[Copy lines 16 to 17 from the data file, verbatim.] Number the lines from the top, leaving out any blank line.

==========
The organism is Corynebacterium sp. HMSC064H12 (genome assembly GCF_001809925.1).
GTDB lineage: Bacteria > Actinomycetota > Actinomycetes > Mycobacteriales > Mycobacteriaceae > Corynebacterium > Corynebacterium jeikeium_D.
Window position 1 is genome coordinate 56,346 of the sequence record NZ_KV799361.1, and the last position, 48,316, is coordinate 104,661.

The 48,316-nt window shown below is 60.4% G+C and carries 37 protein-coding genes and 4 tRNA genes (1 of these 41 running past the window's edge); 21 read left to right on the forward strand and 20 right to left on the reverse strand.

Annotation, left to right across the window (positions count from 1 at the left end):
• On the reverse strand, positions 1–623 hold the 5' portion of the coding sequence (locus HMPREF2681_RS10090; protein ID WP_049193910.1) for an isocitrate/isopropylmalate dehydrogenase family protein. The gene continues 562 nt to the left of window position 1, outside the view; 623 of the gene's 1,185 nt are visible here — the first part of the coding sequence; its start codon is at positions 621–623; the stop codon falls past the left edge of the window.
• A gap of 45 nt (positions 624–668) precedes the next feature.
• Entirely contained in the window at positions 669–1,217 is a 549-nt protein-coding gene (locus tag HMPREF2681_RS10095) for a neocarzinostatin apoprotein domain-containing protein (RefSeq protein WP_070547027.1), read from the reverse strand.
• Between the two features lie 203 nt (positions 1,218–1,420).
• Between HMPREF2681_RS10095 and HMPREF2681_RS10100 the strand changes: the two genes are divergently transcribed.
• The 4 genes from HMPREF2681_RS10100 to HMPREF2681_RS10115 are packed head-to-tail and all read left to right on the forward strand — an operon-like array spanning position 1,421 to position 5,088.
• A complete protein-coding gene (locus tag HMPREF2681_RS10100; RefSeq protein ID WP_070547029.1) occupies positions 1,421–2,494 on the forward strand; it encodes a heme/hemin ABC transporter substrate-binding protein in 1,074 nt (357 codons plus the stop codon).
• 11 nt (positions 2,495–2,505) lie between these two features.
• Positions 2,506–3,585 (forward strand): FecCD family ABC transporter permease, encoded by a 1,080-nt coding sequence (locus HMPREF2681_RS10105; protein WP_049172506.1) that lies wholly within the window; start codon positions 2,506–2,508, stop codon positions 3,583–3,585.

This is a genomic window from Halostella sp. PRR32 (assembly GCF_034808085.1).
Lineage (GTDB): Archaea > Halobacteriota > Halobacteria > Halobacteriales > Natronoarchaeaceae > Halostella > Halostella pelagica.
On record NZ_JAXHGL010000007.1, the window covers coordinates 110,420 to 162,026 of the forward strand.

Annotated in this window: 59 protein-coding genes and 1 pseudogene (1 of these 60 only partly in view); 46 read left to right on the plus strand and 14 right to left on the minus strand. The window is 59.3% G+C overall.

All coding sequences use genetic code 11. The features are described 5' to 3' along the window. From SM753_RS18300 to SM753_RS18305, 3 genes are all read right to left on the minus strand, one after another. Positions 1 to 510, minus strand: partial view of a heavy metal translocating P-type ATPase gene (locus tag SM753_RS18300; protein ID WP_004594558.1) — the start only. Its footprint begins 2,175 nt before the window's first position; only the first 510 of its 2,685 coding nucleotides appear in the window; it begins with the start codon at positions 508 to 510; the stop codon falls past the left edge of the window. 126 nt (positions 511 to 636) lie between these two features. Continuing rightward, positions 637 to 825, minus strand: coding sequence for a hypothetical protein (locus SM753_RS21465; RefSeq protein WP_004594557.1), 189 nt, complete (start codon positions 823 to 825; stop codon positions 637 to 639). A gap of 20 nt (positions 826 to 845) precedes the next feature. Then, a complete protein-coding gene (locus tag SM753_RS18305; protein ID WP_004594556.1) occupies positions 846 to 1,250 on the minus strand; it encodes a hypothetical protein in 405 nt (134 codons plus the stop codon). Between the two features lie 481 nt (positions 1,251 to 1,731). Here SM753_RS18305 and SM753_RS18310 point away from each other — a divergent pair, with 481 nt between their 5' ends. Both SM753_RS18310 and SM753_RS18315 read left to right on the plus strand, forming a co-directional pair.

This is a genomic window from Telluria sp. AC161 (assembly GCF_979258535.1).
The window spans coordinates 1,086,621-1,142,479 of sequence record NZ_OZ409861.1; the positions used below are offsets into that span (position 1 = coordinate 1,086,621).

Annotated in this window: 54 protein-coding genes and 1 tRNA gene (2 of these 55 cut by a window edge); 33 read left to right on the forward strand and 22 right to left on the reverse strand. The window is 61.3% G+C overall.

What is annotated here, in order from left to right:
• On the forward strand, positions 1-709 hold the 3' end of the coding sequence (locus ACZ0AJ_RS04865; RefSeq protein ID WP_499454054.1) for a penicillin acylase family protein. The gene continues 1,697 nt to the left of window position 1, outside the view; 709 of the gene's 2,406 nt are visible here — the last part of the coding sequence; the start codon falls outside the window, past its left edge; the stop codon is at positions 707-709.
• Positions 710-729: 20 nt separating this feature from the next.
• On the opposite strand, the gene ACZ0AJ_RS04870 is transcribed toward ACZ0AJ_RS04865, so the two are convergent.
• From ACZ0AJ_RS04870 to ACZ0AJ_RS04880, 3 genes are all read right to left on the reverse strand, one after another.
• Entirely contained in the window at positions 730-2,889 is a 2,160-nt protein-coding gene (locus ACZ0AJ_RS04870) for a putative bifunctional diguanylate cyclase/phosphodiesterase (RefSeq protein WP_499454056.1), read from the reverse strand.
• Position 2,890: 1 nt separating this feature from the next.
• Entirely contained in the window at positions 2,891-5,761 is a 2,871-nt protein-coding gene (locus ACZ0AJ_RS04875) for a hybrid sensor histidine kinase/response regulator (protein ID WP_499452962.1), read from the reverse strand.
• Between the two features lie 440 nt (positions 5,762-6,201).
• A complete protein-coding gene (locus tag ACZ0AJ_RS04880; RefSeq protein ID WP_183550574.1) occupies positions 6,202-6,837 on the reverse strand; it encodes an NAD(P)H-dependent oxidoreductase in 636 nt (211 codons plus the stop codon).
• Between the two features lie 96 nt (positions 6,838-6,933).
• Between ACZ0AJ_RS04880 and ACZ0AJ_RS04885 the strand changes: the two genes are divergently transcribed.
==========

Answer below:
Lineage (GTDB): Archaea > Halobacteriota > Halobacteria > Halobacteriales > Natronoarchaeaceae > Halostella > Halostella pelagica.
On record NZ_JAXHGL010000007.1, the window covers coordinates 110,420 to 162,026 of the forward strand.